- Open Access
Cystic fibrosis: current therapeutic targets and future approaches
Journal of Translational Medicinevolume 15, Article number: 84 (2017)
Study of currently approved drugs and exploration of future clinical development pipeline therapeutics for cystic fibrosis, and possible limitations in their use.
Extensive literature search using individual and a combination of key words related to cystic fibrosis therapeutics.
Cystic fibrosis is an autosomal recessive disorder due to mutations in CFTR gene leading to abnormality of chloride channels in mucus and sweat producing cells. Respiratory system and GIT are primarily involved but eventually multiple organs are affected leading to life threatening complications. Management requires drug therapy, extensive physiotherapy and nutritional support. Previously, the focus was on symptomatic improvement and complication prevention but recently the protein rectifiers are being studied which are claimed to correct underlying structural and functional abnormalities. Some improvement is observed by the corrector drugs. Other promising approaches are gene therapy, targeting of cellular interactomes, and newer drugs for symptomatic improvement.
The treatment has a long way to go as most of the existing therapeutics is for older children. Other limiting factors include mutation class, genetic profile, drug interactions, adverse effects, and cost. Novel approaches like gene transfer/gene editing, disease modeling and search for alternative targets are warranted.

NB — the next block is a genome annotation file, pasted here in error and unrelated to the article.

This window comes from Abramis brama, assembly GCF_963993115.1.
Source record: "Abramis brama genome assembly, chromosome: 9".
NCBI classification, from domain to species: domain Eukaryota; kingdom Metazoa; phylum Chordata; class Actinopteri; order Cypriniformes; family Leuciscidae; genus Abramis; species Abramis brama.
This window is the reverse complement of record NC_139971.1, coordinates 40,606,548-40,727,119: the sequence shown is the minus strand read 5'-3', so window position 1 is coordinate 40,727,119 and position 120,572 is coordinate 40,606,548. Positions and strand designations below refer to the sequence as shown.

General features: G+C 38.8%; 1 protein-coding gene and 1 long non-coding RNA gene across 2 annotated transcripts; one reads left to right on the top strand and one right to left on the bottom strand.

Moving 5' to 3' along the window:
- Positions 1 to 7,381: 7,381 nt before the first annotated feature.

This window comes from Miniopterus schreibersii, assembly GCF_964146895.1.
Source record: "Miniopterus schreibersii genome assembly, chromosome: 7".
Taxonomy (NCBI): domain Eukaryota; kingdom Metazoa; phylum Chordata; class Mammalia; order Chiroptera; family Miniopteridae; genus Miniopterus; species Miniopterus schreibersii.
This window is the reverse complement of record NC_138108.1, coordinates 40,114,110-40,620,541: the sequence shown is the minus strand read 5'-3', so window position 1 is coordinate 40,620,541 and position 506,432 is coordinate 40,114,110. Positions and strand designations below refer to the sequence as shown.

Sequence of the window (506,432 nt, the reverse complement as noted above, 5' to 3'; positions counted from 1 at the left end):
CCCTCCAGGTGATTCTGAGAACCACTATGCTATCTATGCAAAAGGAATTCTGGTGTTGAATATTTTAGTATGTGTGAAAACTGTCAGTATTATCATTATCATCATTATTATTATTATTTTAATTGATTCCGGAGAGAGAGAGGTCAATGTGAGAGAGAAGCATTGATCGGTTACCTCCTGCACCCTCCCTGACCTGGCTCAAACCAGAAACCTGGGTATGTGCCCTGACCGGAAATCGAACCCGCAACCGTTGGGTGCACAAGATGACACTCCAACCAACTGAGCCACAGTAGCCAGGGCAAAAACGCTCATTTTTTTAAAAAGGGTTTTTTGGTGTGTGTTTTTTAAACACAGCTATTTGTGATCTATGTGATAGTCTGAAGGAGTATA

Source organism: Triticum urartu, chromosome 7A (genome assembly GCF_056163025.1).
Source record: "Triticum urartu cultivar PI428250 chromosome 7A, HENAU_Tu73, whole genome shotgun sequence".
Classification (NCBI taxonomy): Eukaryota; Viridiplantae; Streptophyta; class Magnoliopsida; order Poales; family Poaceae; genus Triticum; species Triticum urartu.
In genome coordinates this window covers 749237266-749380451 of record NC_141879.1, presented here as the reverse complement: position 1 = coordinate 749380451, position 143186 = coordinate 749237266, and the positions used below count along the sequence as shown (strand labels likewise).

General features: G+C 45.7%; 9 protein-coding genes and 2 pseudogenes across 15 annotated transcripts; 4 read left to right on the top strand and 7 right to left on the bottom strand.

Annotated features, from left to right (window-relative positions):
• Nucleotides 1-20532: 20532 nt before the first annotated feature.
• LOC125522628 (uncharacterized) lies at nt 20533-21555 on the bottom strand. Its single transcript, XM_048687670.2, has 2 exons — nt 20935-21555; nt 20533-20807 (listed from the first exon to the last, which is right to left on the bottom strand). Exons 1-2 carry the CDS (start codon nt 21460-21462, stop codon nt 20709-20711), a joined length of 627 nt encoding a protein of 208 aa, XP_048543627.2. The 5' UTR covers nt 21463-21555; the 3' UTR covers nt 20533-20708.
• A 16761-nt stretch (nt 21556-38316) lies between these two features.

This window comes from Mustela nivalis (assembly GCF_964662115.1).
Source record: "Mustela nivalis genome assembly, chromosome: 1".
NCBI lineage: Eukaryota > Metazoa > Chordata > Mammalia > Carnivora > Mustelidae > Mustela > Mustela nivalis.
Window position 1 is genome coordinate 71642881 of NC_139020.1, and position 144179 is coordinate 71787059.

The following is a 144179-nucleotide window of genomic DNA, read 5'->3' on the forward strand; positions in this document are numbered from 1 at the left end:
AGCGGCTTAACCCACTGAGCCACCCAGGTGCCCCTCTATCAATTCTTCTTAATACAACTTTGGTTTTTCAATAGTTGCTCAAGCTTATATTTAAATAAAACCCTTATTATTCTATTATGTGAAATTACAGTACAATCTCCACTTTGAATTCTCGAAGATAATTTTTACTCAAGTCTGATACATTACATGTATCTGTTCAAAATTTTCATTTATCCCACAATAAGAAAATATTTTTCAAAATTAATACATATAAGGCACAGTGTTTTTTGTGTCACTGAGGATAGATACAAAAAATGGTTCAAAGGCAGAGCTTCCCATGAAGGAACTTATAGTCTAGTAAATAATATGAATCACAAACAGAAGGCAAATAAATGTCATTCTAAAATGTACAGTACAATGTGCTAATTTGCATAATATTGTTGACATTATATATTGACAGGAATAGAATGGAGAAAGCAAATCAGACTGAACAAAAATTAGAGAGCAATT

Introduction and pathophysiology
Cystic fibrosis (henceforth CF) is autosomal recessive disease involving mucus and sweat producing cells affecting multiple organs with lungs most severely affected leading to death in 90% of patients . A mutation in Cystic fibrosis trans-membrane conductance regulator (henceforth CFTR) gene changes a protein (a regulated chloride channel), which regulate the activity of other chloride and sodium channels at the cell surface epithelium [2,3,4]. There are about 70,000 worldwide cases and approximately 1000 new cases are added each year. CF is most common in white people of north European ancestry having 1 in 2000–3000 births  and least in Asian-Americans having 1:30,000 newborns .
The CFTR protein lets chloride to pass through the mucus producing cells after which the water follows and mucus becomes thin. However, defective CFTR results in thick and sticky mucus obstructing the pathways , leading to serious lung infections especially pseudomonas. There is massive neutrophil infiltration releasing elastase, which overpowers the lung antiproteases contributing to tissue destruction . Additionally, degranulating neutrophils release large quantities of nucleic acids and cytosol matrix proteins contributing to the mucus hyper-viscosity .
In the GIT, the mucous plugs obstruct the canaliculi of pancreas and gall bladder duct preventing enzyme and bile flow into duodenum triggering malabsorption and digestion abnormalities. Additionally, Distal Intestinal Obstruction Syndrome (DIOS), which is distinctive to CF, may occur especially in those with pancreatic insufficiency. This is characterized by ileo-cecal obstruction of inspissated intestinal contents [10, 11]. There is also imbalance of minerals in blood due to loss of extra salt in sweat leading to dehydration, arrhythmias, fatigue, weakness, heat stroke and rarely death.